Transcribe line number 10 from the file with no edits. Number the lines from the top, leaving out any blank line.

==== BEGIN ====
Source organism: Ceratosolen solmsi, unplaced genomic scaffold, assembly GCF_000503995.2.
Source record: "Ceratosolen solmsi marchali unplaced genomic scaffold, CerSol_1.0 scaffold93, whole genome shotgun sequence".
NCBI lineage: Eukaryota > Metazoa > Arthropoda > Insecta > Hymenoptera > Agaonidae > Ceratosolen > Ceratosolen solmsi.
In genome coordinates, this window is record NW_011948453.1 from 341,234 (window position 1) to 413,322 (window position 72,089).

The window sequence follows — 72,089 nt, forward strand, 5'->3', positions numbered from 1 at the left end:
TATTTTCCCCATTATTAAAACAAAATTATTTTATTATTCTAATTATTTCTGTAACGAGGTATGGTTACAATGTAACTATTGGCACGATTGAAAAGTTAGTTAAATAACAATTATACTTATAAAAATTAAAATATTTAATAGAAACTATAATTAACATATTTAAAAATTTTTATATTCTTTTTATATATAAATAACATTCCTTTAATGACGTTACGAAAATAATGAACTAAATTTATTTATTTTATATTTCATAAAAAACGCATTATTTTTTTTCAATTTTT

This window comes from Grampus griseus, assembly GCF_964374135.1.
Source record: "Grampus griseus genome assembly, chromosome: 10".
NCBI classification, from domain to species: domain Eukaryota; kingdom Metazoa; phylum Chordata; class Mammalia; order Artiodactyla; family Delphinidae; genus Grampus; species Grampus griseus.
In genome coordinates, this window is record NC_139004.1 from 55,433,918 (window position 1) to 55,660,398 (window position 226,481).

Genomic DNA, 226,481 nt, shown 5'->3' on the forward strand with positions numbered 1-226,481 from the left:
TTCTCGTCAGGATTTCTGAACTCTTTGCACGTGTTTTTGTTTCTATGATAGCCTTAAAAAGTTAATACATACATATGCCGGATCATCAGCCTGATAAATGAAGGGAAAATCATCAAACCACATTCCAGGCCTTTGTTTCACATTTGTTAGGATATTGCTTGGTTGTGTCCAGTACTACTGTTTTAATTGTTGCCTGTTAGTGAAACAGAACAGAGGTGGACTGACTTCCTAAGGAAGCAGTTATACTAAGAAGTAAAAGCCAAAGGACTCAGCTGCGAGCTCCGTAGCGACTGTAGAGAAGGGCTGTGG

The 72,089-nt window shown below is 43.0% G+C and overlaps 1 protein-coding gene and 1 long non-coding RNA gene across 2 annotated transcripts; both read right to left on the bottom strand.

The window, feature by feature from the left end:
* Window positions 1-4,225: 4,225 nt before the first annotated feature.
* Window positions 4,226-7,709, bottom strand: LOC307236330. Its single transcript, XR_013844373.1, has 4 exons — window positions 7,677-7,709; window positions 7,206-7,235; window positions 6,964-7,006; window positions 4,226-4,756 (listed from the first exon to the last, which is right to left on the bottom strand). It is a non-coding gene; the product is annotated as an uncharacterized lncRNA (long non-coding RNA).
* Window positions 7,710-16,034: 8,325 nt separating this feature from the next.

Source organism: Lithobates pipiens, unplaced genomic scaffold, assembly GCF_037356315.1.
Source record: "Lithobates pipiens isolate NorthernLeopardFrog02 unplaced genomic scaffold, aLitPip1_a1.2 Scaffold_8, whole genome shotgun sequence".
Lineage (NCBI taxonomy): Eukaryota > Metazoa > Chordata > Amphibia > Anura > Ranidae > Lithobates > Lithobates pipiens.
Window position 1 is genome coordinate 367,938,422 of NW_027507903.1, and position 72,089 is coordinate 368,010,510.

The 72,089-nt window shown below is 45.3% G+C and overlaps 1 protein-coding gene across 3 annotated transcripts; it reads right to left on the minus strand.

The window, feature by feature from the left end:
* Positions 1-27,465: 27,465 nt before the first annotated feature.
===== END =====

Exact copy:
In genome coordinates, this window is record NC_139004.1 from 55,433,918 (window position 1) to 55,660,398 (window position 226,481).